“In these cases, patient harm has occurred and is likely to occur again if we do not take immediate and severe action,” Cleveland said. “The usual pathway would be suspension of the license for an indefinite amount of time with recommendations to the physician to seek professional help. Sometimes these physicians are allowed to practice again if they have been through rehabilitation with guidelines and restrictions that ensure public safety.”
However, unless it’s mentioned in one of the public documents under a doctor’s profile on the board website, you’ll never know if that physician is even in recovery.
“Are patients entitled to know?” And my answer is, “Patients are entitled to ask.” And if a patient asks a physician that question -- are you in a recovery program -- the physician has two options. He or she can either tell them or not tell them. The one thing they cannot do is lie. And I don’t know to what extent patients actually think to ask their physicians, “Are you a recovering addict or alcoholic?” Dr. Hall said.
Dr. Larry Stewart, a former ear, nose and throat physician who practiced in McComb, said staying in the program has unrealistic expectations and kicks good physicians out.
Dr. Stewart had been in the program for professional sexual misconduct, even though he maintains he wasn’t a predator.
“My case is isolated, my case is totally consensual and not predatory. And it’s offensive to me and is wrong for me to be lumped in," Dr. Stewart said.
Dr. Stewart entered into a relationship with a woman who later became his patient, and he prescribed her medications he says were directly related to her conditions.
The DEA slapped Stewart with 27 counts of illegal prescribing, and the doctor took a plea deal.
The drug charge, not professional sexual misconduct, ended up being why the board disciplined him.
To this day, Dr. Stewart cannot practice, because he got kicked out of MPHP for what he called unreasonable violations.
One could have caused him to violate his federal parole, when MPHP asked him to abruptly come back to Mississippi after he had gotten permission from the feds to go to Florida.
“It seemed to be a series of trip wires that were just, gee how many more wires can we put out before he finally falls? I’ve learned my lesson. I have not, will never do anything like this again. I just want to go back to work and get back to helping people," Dr. Stewart said.
3 On Your Side also looked at two other doctors accused of illegally prescribing and having sex with patients, Bret Boes and Verena Valley.
Their attorney maintains those relationships were consensual, too.
While Stewart is not allowed to practice, Valley and Boes can, with certain restrictions.
During Dr. Hall’s reign and amid public concerns, the board began taking a harder stance on professional sexual misconduct, reinforcing the idea that a physical relationship between a doctor and patient can never be consensual because of the difference in power.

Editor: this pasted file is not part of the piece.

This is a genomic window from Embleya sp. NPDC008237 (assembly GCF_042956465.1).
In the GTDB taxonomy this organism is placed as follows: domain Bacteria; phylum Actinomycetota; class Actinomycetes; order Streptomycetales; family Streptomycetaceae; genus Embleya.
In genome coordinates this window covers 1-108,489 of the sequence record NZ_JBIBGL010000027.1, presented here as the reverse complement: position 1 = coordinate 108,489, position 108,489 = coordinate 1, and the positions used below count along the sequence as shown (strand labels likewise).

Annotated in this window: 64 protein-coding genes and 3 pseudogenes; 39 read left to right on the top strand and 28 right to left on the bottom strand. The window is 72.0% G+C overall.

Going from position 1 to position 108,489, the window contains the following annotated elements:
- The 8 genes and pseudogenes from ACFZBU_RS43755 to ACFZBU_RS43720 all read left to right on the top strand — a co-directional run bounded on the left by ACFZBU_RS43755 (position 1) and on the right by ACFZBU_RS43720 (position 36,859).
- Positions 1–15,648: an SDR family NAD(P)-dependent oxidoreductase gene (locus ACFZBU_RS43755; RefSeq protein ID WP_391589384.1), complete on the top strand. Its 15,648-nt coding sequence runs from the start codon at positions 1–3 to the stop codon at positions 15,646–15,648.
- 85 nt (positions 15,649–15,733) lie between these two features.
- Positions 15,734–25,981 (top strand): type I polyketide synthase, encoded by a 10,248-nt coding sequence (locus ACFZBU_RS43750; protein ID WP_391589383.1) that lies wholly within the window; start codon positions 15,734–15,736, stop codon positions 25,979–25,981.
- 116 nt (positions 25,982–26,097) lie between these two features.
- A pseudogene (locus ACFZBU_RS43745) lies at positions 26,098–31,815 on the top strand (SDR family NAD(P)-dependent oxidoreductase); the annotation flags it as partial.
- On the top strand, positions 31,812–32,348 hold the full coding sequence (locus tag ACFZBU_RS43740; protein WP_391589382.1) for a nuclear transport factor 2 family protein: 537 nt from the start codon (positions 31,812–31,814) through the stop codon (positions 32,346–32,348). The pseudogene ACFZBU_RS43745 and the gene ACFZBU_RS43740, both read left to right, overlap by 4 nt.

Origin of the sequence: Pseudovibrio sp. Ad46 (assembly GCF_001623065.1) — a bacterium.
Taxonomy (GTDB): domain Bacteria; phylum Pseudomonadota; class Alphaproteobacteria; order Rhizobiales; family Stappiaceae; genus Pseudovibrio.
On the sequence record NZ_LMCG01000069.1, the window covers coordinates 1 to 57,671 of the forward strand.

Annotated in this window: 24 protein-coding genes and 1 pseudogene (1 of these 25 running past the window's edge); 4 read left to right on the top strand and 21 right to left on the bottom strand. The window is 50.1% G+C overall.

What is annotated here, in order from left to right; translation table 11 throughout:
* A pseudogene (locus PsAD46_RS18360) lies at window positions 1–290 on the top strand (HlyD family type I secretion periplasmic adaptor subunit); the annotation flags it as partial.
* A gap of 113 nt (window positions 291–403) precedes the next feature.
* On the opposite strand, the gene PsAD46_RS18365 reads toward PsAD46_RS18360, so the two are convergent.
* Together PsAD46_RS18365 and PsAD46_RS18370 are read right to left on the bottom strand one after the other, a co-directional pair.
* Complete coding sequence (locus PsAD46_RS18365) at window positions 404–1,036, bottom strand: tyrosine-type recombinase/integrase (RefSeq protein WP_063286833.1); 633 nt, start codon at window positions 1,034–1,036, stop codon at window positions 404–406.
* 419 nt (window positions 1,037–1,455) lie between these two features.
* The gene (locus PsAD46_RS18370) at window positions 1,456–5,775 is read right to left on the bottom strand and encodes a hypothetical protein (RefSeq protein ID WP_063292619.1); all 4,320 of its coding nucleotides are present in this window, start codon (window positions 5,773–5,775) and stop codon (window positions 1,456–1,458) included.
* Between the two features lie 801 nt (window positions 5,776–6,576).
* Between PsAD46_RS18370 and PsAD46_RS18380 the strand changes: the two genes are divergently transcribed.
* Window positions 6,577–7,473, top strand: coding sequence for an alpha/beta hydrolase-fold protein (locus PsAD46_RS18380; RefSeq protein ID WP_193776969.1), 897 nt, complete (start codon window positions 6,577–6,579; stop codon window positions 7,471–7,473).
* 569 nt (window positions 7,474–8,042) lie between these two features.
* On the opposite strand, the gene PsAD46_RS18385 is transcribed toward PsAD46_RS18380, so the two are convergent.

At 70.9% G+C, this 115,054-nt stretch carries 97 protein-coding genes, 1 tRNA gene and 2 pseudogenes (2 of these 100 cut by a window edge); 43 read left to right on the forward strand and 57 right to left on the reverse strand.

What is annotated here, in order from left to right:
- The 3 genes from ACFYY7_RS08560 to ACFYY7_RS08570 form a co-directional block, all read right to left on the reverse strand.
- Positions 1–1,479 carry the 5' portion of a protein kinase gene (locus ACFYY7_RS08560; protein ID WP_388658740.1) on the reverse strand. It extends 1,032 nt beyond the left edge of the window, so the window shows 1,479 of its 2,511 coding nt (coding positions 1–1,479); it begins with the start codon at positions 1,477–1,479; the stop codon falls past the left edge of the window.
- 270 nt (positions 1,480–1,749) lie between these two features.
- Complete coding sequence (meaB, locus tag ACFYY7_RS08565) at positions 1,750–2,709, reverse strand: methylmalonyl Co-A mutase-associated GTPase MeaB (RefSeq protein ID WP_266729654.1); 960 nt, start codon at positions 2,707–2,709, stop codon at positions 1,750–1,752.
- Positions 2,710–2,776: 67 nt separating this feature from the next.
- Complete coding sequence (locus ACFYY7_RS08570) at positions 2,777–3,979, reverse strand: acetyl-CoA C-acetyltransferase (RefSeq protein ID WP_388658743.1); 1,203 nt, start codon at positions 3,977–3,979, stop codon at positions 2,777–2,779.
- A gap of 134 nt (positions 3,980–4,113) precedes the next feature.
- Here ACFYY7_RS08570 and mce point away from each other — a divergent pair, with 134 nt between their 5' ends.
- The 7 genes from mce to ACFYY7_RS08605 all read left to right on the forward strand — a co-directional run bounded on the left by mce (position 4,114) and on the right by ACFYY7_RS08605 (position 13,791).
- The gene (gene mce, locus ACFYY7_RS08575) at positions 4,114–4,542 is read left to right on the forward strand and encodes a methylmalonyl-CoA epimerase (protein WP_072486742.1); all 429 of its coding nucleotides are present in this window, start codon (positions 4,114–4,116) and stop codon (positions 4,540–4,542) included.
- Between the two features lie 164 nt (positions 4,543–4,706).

Some believe the board’s also influenced by private organizations, like the Mississippi State Medical Association.
“Every member of the board is nominated by MSMA,” Dr. Hall said. “MSMA is a professional organization, designed specifically to advance physician needs. There is very little in MSMA’s charter that talks about advancing the welfare of patients. MSMA lobbied the state not to accept expanded Medicaid.”
State law gives MSMA the exclusive right to examine physicians suffering from substance abuse or mental disorder, including sexual misconduct.
It even lets the organization decide whether it wants to examine that physician.
Board president Dr. Claude Brunson said he personally never knew of an instance where a “clear conflict” occurred by a board member because of that affiliation.
That being said, Dr. Brunson will leave his post as president to become MSMA’s executive director in April.
Dr. Hall said he approached legislators with his concerns about that conflict of interest, but nothing came out of it.
He also threw support behind a bill in the 2017 Legislative Session that would have made sex between a doctor and patient a felony.
That bill, House Bill 340, died in committee.
And one year into his new job, the board fired Dr. Hall.
To this day, the state medical board has yet to give any reason for the decision.
“I was terminated without cause, so there is no reason," Dr. Hall said. "Neither I nor the members of the board nor any members of any agencies of the state can give you any reason.”
Some, including Dr. Stewart, have suggested Dr. Hall’s own methods were unorthodox.
“I would love to know what I did that was unorthodox. I would love to know how following the laws is unorthodox. Granted, following the law in the state of Mississippi might be unorthodox," Dr. Hall said.
Our analysis of medical board decisions over three years shows that disciplinary actions against doctors increased under Dr. Hall, supporting his aggressive stance toward bad physicians.
He said that’s another reason to thoroughly vet doctors before you choose them.
“If you’re cynical, then you think of it as what do I have to do to be able to trust my doctor? But most people take the approach of, he or she’s got an office and a license. I can go in there,” Dr. Hall said.
As for Dr. Norwood, in November, he’ll be allowed to ask the board to reinstate his license, but there’s no guarantee the board will do that.
Regardless of what happens, Danielle tells us going into an exam room will always make her nervous.
“I can never see myself going to another male OBGYN again. I just can’t, I’ll never have that trust again,” she said.